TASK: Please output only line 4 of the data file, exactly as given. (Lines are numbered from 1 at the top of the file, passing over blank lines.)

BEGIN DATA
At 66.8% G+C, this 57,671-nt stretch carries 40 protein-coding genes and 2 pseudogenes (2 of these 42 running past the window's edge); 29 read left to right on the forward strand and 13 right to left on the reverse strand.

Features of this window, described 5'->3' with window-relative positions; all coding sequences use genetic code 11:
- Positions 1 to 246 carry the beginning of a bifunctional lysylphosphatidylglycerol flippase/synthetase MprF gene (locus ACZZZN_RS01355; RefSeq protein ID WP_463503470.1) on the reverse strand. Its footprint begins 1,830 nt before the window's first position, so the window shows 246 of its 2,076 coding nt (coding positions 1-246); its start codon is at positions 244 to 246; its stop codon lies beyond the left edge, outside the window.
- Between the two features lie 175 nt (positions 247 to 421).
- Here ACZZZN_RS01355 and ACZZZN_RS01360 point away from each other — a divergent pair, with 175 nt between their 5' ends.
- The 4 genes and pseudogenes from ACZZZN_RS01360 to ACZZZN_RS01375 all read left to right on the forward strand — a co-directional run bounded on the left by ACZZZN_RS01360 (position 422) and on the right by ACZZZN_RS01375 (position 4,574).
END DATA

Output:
- Between the two features lie 175 nt (positions 247 to 421).